Blinken praises Americans' response to Turkey earthquake

By AP News

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U.S. Secretary of State Antony Blinken has praised the support provided by Americans following the devastating Feb. 6 earthquake that hit Turkey and Syria

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ANKARA, Turkey (AP) — U.S. Secretary of State Antony Blinken on Monday praised the support provided by Americans following the devastating Feb. 6 earthquake that hit Turkey and Syria.

In a joint news conference with Turkish Foreign Minister Mevlut Cavusoglu in Ankara, Blinken said the U.S. government had responded “within hours” to the disaster and had so far sent hundreds of personnel and relief supplies.

But he said that ordinary Americans had also responded to “heartbreaking” images from the quake zone, where nearly 45,000 people have died.

“We have nearly $80 million in donations from the private sector in the United States, (from) individuals. When I visited the Turkish Embassy in Washington, I almost couldn’t get in the front door because boxes were piled high throughout the driveway to the embassy," Blinken said.

“Turkey faces a long road ahead to support those rendered homeless and to rebuild … and we’re committed to providing support.”

Cavusoglu welcomed U.S. support in the aftermath of the 7.8 magnitude quake.

“I would like to thank them for not leaving us alone during these challenging times,” he said.

Blinken also commented on reports that China is considering military support for Russia in its war in Ukraine.

“We are concerned that China is considering supporting Russia’s war effort in Ukraine with lethal assistance, something that we are watching very, very closely,” he said.

Reiterating that there would be “real consequences… were China to provide lethal assistance to Russia” or help Moscow evade sanctions in a “systematic way,” he said there was a “real concern that China is considering doing just that.”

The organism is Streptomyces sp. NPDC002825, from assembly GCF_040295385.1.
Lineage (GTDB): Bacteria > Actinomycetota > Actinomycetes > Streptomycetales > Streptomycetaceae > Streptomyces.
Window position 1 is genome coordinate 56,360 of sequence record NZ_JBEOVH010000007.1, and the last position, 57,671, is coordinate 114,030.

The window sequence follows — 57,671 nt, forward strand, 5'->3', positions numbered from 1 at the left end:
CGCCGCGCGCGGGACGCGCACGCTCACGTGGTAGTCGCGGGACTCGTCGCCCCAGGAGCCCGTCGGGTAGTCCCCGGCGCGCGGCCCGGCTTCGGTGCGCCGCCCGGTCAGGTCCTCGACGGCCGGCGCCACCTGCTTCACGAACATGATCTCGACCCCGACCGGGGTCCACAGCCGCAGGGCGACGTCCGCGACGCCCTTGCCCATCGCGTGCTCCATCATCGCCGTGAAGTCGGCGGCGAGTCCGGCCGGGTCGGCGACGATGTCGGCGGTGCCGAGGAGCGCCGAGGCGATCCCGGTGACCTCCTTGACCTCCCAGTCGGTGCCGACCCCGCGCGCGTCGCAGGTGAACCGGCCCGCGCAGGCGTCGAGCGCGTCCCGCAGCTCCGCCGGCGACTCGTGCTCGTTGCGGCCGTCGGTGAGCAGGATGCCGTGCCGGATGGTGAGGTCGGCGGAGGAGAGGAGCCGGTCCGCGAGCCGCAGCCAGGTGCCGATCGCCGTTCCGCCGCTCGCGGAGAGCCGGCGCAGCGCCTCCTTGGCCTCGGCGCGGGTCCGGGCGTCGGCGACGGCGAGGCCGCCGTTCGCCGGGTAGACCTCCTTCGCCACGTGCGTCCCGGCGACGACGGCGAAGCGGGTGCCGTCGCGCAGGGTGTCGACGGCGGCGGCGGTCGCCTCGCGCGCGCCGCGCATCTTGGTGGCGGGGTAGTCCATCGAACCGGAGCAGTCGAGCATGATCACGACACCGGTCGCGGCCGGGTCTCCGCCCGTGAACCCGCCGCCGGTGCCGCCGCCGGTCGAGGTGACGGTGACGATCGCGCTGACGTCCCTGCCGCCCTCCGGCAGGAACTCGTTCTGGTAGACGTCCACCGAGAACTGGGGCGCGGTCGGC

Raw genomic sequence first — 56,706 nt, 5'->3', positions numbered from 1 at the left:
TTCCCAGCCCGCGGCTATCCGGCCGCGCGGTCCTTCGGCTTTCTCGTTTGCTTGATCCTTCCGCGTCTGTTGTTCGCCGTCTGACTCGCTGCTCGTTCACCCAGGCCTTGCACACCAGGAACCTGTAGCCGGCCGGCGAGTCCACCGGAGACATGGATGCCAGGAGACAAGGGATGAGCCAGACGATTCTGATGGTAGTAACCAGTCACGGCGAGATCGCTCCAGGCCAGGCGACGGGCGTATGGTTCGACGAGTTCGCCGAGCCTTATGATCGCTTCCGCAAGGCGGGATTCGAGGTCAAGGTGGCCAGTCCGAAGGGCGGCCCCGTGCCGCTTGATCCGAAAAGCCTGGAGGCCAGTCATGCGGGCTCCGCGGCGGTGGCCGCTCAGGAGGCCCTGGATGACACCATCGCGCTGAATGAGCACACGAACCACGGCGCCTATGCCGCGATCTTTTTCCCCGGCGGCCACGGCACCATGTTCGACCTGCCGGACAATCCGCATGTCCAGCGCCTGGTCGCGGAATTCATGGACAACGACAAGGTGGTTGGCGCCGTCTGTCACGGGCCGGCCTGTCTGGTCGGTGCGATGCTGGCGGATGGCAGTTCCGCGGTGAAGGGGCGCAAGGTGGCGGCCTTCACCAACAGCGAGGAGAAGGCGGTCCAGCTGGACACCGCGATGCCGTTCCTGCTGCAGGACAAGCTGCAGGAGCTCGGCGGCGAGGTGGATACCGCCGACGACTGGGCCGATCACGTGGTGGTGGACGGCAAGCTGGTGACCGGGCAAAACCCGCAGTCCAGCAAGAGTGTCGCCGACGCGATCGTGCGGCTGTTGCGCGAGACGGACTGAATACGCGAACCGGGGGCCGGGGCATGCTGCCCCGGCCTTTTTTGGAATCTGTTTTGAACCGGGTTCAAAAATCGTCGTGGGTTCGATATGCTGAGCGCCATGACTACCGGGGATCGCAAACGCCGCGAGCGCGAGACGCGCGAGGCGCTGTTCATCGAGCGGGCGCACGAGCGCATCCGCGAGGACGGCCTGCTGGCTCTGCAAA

While not explaining these consequences, Blinken added that other countries, not just the U.S., would take similar action.

Blinken is making his first trip to NATO ally Turkey since he was appointed two years ago. On Sunday, he took a helicopter tour with Cavusoglu of Hatay, one of the provinces worst hit by the earthquake.

“It’s hard to put into words,” Blinken said Monday. “Countless buildings, communities, streets, damaged or fully destroyed.”

He also met with U.S. and Turkish military personnel and aid workers at Incirlik Air Base near Adana. They have been working to provide vital aid and assistance to the disaster zone. Blinken promised a further $100 million in aid to help Turkey and Syria. President Joe Biden announced $85 million for Turkey and Syria days after the earthquake.

Incirlik, home to the U.S. Air Force’s 39th Air Base Wing, has been a crucial logistics center for aid distribution. Supplies from around the world have been flown into the base and sent by truck and helicopter to those in need, including in difficult to reach villages.

Describing his meeting with U.S. aid officials and military at base base, as well as search and rescue teams “from Los Angeles to Fairfax County in Virginia,” Blinken added: “All of them have seen the staggering toll of this catastrophe. All of them are committed to being there for our friends in this moment.”

Blinken is scheduled to meet with President Recep Tayyip Erdogan later Monday. As well as the effects of the earthquake, they are expected to discuss the bids to join NATO by Sweden and Finland that Turkey has delayed, and Russia's war in Ukraine.

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Andrew Wilks reported from Istanbul.

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Author: AP News

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